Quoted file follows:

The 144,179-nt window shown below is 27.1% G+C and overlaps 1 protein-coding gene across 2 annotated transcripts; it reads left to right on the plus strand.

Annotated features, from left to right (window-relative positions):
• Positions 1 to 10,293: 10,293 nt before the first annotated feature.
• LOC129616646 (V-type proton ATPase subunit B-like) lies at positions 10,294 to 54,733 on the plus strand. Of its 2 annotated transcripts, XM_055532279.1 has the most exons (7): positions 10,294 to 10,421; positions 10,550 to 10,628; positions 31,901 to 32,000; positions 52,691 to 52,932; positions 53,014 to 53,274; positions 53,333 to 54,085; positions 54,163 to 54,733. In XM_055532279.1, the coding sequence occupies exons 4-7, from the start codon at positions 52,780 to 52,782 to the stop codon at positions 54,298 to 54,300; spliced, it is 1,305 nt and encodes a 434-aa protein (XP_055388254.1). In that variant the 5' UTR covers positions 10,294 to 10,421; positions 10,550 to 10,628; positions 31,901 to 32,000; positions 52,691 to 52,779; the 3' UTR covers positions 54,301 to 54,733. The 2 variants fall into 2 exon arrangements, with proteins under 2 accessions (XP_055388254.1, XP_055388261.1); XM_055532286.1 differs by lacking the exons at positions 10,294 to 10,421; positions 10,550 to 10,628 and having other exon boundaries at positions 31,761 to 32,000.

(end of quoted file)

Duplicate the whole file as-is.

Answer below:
The 144,179-nt window shown below is 27.1% G+C and overlaps 1 protein-coding gene across 2 annotated transcripts; it reads left to right on the plus strand.

Annotated features, from left to right (window-relative positions):
• Positions 1 to 10,293: 10,293 nt before the first annotated feature.
• LOC129616646 (V-type proton ATPase subunit B-like) lies at positions 10,294 to 54,733 on the plus strand. Of its 2 annotated transcripts, XM_055532279.1 has the most exons (7): positions 10,294 to 10,421; positions 10,550 to 10,628; positions 31,901 to 32,000; positions 52,691 to 52,932; positions 53,014 to 53,274; positions 53,333 to 54,085; positions 54,163 to 54,733. In XM_055532279.1, the coding sequence occupies exons 4-7, from the start codon at positions 52,780 to 52,782 to the stop codon at positions 54,298 to 54,300; spliced, it is 1,305 nt and encodes a 434-aa protein (XP_055388254.1). In that variant the 5' UTR covers positions 10,294 to 10,421; positions 10,550 to 10,628; positions 31,901 to 32,000; positions 52,691 to 52,779; the 3' UTR covers positions 54,301 to 54,733. The 2 variants fall into 2 exon arrangements, with proteins under 2 accessions (XP_055388254.1, XP_055388261.1); XM_055532286.1 differs by lacking the exons at positions 10,294 to 10,421; positions 10,550 to 10,628 and having other exon boundaries at positions 31,761 to 32,000.